For generations of musicians and historians, Mildred Bailey remains the most important female jazz singer of the pre-Billie Holiday/Ella Fitzgerald swing era.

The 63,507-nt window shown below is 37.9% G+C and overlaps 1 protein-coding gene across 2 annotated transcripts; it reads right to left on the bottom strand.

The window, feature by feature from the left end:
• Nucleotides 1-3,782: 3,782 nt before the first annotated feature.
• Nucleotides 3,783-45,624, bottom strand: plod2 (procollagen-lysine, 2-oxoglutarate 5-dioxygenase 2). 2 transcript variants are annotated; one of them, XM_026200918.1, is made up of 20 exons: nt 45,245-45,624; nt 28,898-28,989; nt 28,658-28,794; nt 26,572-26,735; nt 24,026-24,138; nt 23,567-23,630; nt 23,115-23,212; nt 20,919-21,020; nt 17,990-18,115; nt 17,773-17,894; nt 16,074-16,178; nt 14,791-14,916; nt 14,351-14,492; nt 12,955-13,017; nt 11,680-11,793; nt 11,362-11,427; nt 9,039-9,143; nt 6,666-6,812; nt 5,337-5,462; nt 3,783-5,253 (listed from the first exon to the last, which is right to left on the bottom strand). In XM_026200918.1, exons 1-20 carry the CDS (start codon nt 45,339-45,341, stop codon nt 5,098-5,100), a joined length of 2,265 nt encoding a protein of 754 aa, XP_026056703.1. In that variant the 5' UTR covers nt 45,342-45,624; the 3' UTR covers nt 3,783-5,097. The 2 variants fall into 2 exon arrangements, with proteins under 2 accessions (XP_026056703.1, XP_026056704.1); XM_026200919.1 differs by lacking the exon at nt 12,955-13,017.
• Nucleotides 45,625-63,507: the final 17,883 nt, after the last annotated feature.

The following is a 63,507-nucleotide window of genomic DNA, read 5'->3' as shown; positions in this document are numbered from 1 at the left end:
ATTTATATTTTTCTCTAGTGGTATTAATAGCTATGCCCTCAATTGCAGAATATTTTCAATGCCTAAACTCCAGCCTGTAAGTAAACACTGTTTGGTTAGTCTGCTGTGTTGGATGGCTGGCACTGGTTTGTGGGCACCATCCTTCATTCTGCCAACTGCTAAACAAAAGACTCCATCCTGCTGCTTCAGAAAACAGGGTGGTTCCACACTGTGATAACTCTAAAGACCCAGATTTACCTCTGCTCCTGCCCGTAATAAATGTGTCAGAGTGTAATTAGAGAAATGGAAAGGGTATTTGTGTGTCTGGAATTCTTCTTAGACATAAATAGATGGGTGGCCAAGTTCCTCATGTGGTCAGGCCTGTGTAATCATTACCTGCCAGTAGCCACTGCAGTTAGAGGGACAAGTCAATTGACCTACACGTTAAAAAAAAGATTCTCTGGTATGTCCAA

For generations of musicians and historians, Mildred Bailey remains the most important female jazz singer of the pre-Billie Holiday/Ella Fitzgerald swing era. Sadly, Bailey has been overlooked in recent years; happily, this remarkable 10-disc, 214-performance compendium of her 1929-42 work for Columbia rectifies the situation. In addition to recording with such giants as Benny Goodman, Paul Whiteman, and xylophone king (and one-time husband) Red Norvo, Bailey surrounded herself with such top session players as Mary Lou Williams, Roy Eldridge, and Teddy Wilson. While Bailey was sometimes saddled with those creepy, "dear old Southland" tunes of the era, she also recorded fistfuls of such now-standards as "Ghost of a Chance," "Georgia on My Mind," "All of Me," and "Old Rockin' Chair." Frankly, Bailey could sing along to the phone book and still touch hearts. The remastering here is ideal, and alternate takes abound. Will Friedwald's liner notes omit nothing.—BH

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